Lesson Planning - Part 7 - Lesson Plan Example - Activate Phase

 

So, having elicited this particular structure, what I'm now able to do is to move on to the actual study activities. Typically, they will be in the form of worksheets to check that the students actually understand this information. So, I might prepare three activities. They may not do them all but, for example, I could prepare these three study activities. So, the first one is going to be a fairly straightforward matching activity, where perhaps they match the subject to its correct verb "to be" in that part of the sentence. The second one is going to be a gap fill. For example, I might use this verb here and ask them to complete a sentence using that verb, so that I can check that any spelling changes that take place are correct and the final one is going to be an unscramble, where each of the sentences themselves are put into the wrong order and they have to recreate the correct order following this particular structure. So, the activate activity is going to try to get the students to use this particular present continuous tense in a realistic setting. Let's assume that we used five minutes up during our engage phase, ten minutes for our board work study, another ten minutes for them to do the study activity that we mentioned, then that would leave us with about 25 minutes for this particular phase. One of the reasons why there is such a long period for this particular part of the lesson is that it's when the students are actually going to be talking to each other using the language in the realistic way. So, our interactions is mainly going to be student to student and then they will feedback that information to us in completion of the task so it will also be student to the teacher. This particular activate activity has to be something that will allow the students to use the language in a realistic way. So, an example here, each student is going to get an activity picture card and on there will just be a simple cartoon type picture showing some form of action taking place. So, for example, it may show someone fishing, it may show someone playing football, and so on and so forth. They're also going to get a questionnaire and on that questionnaire, there's going to be two questions that they're going to ask each of each other "What is your name?" and "What are you doing right now?" and each student will get up and it will be a mill drill process, where they find out the person's name and what they're doing right now. What each student will report back, is the picture that they have, what activity is it showing and so, for example, they will say, "I am playing football," or "I am cooking a meal," and so on and so forth. What we could do here is get the students either to write it in that way or they can use the person's name, so "John is playing football," or "Kate is cooking," and so on and so forth and the students will then feed back those results to the class in the form of sentences.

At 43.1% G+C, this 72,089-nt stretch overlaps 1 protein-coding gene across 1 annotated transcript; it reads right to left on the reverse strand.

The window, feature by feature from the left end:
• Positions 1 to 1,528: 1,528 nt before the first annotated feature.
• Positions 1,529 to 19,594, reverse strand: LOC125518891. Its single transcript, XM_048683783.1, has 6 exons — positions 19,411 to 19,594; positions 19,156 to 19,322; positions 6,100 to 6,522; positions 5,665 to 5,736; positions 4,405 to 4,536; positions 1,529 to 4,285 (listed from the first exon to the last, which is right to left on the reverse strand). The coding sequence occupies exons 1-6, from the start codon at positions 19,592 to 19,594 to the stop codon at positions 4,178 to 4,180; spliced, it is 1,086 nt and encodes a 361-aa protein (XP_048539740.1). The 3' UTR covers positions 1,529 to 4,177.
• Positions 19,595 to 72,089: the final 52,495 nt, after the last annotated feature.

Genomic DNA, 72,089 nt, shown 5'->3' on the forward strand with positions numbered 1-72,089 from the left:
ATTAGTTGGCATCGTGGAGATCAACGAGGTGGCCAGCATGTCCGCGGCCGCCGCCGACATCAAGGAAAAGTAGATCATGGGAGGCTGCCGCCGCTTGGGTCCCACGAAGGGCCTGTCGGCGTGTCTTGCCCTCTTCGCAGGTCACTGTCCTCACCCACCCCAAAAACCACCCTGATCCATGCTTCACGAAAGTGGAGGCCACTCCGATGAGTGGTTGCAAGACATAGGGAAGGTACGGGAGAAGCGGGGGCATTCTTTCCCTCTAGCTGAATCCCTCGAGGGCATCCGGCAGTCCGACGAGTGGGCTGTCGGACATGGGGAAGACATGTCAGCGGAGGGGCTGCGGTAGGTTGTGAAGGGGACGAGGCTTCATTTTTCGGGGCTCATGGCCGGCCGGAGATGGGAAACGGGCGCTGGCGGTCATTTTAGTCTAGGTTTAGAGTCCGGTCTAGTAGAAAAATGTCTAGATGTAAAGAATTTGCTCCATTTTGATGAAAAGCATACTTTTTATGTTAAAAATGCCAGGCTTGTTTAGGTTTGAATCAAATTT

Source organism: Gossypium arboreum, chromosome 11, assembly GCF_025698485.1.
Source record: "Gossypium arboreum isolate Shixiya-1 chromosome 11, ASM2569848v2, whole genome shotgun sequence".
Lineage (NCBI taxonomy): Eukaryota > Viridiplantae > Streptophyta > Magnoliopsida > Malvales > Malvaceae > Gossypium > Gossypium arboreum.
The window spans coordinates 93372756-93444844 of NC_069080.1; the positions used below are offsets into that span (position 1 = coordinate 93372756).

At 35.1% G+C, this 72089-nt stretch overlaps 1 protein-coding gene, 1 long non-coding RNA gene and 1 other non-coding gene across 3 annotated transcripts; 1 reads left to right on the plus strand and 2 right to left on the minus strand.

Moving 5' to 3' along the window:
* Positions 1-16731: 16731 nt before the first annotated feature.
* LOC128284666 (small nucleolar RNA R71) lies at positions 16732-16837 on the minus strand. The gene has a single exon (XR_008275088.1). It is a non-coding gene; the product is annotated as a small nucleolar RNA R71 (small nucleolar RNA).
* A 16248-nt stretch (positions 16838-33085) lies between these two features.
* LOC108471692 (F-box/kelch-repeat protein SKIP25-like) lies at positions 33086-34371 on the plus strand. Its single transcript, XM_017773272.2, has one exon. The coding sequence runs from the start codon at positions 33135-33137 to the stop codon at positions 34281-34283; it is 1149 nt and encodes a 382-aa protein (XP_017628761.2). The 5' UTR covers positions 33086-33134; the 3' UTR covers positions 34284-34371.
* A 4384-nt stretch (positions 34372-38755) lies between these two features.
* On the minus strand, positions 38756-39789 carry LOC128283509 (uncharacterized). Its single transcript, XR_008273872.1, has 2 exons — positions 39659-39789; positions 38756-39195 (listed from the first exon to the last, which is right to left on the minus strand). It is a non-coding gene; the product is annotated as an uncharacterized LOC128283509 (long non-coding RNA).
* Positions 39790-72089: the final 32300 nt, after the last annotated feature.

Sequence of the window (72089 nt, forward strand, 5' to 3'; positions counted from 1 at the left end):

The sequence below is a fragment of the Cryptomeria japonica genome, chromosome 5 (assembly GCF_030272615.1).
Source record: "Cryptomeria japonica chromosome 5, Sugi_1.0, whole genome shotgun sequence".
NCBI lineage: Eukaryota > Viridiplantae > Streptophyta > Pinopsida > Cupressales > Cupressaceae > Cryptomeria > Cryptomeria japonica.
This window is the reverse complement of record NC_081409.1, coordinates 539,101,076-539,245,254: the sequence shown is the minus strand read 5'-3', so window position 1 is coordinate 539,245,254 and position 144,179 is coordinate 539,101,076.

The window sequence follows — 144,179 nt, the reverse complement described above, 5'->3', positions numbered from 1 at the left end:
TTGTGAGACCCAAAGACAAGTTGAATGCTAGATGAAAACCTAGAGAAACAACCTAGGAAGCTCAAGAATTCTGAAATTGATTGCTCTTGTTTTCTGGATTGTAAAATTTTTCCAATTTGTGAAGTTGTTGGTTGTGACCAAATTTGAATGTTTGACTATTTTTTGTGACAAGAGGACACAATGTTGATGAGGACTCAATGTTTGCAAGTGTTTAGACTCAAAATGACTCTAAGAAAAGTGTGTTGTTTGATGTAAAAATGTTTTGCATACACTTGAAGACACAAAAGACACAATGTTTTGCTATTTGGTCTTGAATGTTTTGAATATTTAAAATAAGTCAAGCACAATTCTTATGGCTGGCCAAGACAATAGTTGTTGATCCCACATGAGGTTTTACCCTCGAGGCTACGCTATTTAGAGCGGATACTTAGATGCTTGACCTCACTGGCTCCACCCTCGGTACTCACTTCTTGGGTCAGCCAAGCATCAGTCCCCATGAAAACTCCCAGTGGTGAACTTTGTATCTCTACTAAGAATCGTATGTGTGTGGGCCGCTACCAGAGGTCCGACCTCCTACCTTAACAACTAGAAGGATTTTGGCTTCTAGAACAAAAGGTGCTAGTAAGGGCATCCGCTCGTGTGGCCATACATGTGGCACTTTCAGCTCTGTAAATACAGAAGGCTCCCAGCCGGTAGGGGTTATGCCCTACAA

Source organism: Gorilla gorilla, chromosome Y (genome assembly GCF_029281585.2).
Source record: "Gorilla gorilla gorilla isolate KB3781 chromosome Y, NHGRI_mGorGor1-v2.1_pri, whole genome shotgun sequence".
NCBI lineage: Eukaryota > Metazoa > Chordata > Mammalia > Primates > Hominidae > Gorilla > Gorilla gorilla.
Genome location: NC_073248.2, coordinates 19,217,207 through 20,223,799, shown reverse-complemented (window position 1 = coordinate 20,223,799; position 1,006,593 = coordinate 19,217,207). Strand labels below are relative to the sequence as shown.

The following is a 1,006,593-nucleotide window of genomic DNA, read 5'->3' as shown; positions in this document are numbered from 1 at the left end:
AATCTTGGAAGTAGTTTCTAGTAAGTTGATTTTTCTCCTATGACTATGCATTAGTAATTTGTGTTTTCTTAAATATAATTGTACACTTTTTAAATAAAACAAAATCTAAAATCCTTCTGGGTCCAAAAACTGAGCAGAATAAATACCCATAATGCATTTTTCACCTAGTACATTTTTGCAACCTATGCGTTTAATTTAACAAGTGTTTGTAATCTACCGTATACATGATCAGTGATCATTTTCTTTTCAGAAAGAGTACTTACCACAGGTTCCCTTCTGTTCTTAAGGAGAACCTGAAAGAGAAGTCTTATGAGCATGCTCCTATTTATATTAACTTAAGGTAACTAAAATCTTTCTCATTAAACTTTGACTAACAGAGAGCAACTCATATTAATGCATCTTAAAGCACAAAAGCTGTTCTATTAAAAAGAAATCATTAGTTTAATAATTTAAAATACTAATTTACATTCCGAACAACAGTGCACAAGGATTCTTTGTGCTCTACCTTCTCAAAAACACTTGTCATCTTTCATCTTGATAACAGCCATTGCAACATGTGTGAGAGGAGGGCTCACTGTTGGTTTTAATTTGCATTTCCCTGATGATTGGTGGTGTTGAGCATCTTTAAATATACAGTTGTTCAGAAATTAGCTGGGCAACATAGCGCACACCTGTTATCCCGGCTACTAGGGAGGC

Below you can read feedback from an ITTT graduate regarding one section of their online TEFL certification course. Each of our online courses is broken down into concise units that focus on specific areas of English language teaching. This convenient, highly structured design means that you can quickly get to grips with each section before moving onto the next.

Unit 5 Managing classes Classroom management is the skill to organizing and managing the class. The teacher has to know when to be friendly and relaxed with the students and also, when to be firm to maintain discipline. Skills to develop Eye contact: This is a very important point, especially, here in Panama, because cultural involvements, if you don't have eye contact with the student, then it will be disrespectful. Also, a good eye contact establish good rapport with the students. Why use it? *To show students that they are involved in the lesson. *To indicate who is to speak. *To hold the attention of students who aren´t being addressed. Gesture: A very important skill to develop, especially for young learners. Why use it? *To reduce the need of verbal explanation. Now, this has proven to be a very useful skill to me since I teach children. They can understand the context of what is being told if I point for example at the table and want them to know that, ?that is a table? *Also, this add visual interest. The voice: If the voice doesn?t have the correct variety, clarity and range then, the teacher will be hard to understand, he/she will even have problems with building good rapport. A dull monotone will only create boredom and will lead the students to not paying attention. Grouping students: Let's talk about some pros and cons about grouping students. Whole class: *Suitable for activities where the teacher needs to be in control. *Reduces the opportunities for students to speak. Working on their own: *Less stressful for students than contributing in front of the whole class. *Has no interaction with other students. Pairwork: *Increases a lot the opportunity for students talking time and interaction between them. *Students may find themselves working with a partner they don?t feel comfortable with. Groupwork: *Encourage students to cooperate and talk in English. *The exchange of ideas among group members may slow activities too much. Classroom arrangement: It will depends on the furniture, age of the students, personalities and some others. Some points I found very important to put in action are: *Put a weak student together with a stronger one for pairwork activities. This is very helpful since the stronger student may help the weaker one. *Students shouldn´t be moved without reason and if so, he/she must be able to see the reason clearly. If not, the rapport with the student will be lost. Orderly rows: It makes lecturing easy, enables the teacher to maintain eye contact and, reduces discipline problems. Separate tables: This is useful for group work but can create discipline problems when the students feel that they're part of a small group rather than the class as a whole. Giving instructions: How to make effective instruction? *Use a language at a lower level than the one being taught. *Teach the necessary language for following instructions. *Give demonstrations as an example. *Ask students to explain back to the teacher to check understanding. Building rapport: Some practical ways to do it: *Be aware of which students get on well together. *Smile and look as I enjoy teaching. *Get the students to help each other. *Be positive. *Elicit from the students to get them involved. In conclusion, I found this unit very punctual, practical and helpful. Especially helped me since I teach students from 5 to 8 years old, and also from 15-18 years old. So being acknowledge of the reasons why they misbehave, or, how to make the class to function properly, building rapport and other good things; make me feel more prepared and confident about my teaching. So, thanks again ITTT.